City of Austin offices set for potential move near ACC Highland

Several key city of Austin departments may relocate to a new property near Austin Community College's Highland campus.

There is no more room for employees at One Texas Center—a 5-acre, city-owned property on Barton Springs Road that houses the departments of development services, human resources, planning and zoning, public works and watershed protection—according to Greg Canally with the city finance department.

Canally proposed moving some departments at One Texas Center and other departments located throughout the city in other leased buildings into the yet-to-be-built space at the intersection of Middle Fiskville Road and Highland Mall Boulevard.

Developer RedLeaf Properties owns the property and already has conceptual designs.

If the agreement goes through, the building would be completed in about two years, Canally said. A total cost estimate has not been released, but Canally said it would be 40 percent less expensive than if the city were to purchase land through traditional means rather than through this private-sector partnership.

"We will work with the developer over the next several months to look at either doing a straight-up purchase at closing or enter into a lease-to-purchase arrangement," meaning payments over 15 to 20 years, he said.

Council votes

On Thursday, Austin City Council voted to spend $650,000 in earnest money—a security deposit that shows the city's commitment to the project—that will allow RedLeaf to move forward with the design process.

If the deal goes through, Austin Code, Austin Energy, Austin Fire Department, Austin Transportation Department, Austin Water, Health and Human Services Department, Law Department, Office of Real Estate Services, Parks and Recreation Department and the Watershed Protection Department would all be located under one roof.

District 5 Council Member Ann Kitchen said she wanted to be reassured there would not be any disconnect given the departments were not near other City Hall functions.

"We cannot move backward in terms of our efforts to make sure we have a one-stop-shop kind of approach," she said.

The space

"The key feature will be the large floor plates," Canally said of the new space, which he estimates will be about 6,000 square feet. "This will allow us to keep building to four floors and have very large customer service space on the first floor."

He said overall, the building will be open and flexible, with fewer walled offices than what One Texas Center offers.

Representatives from both ACC—which is currently working on Phase 2 of its Highland campus construction—and RedLeaf said they were honored the city was considering the space in Highland.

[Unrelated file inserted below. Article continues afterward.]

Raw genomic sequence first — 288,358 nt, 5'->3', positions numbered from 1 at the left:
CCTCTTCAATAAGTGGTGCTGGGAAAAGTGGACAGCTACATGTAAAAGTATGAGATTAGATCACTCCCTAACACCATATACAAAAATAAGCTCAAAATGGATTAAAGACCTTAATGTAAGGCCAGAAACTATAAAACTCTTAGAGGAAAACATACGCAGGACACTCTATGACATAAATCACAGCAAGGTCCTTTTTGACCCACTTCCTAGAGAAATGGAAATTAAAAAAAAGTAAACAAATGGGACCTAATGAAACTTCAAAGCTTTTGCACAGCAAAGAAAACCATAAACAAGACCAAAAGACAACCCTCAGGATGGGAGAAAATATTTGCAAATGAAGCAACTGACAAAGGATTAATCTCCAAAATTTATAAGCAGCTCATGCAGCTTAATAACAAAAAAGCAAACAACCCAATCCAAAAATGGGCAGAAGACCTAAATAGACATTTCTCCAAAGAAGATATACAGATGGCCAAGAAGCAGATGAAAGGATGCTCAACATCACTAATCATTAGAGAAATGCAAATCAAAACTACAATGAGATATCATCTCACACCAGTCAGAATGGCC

“The city's proposed location for a Planning and Development Center at Highland is an exciting opportunity to enhance learning opportunities for ACC students through career development and workforce training,” ACC spokesperson Jessica Vess said in a statement. “The college supports the city’s competitive process to select a location for its Planning and Development Center.”

One Texas Center

The move will free up six floors in One Texas Center and move some of the other employees that are currently in about 250,000 square feet of leased space—which costs the city $6 million annually to rent—back into the city-owned property, Canally said.

One Texas Center is one of 32 properties that make up the South Central Waterfront Initiative, the city's plan to transform 118 acres of public and private property across the lake from downtown Austin into a vibrant and walkable hub.

The initiative outlines potential future development for the property, including streetscapes, connections to the other properties and a trail to South First Street's Texas School for the Deaf.

One Texas Center is regulated by a Planned Unit Development, or PUD, which means another office tower or as many as 150 affordable housing units could be built on its parking lot, according to the initiative.

David King, president of the neighborhood advocacy group Austin Neighborhoods Council and a strong supporter of affordable housing, called on City Council to be transparent about what will be done with One Texas Center if the departments move to the proposed Highland property.

Canally said he will go back to Council in June with a financial acquisition agreement and a final price.
By Marie Albiges
Marie Albiges was the editor for the San Marcos, Buda and Kyle edition of Community Impact Newspaper. She covered San Marcos City Council, San Marcos CISD and Hays County Commissioners Court. Marie previously reported for the Central Austin edition. Marie moved to Austin from Williamsburg, Va. in 2016 and was born in France. She has since moved on from Community Impact in May 2018.


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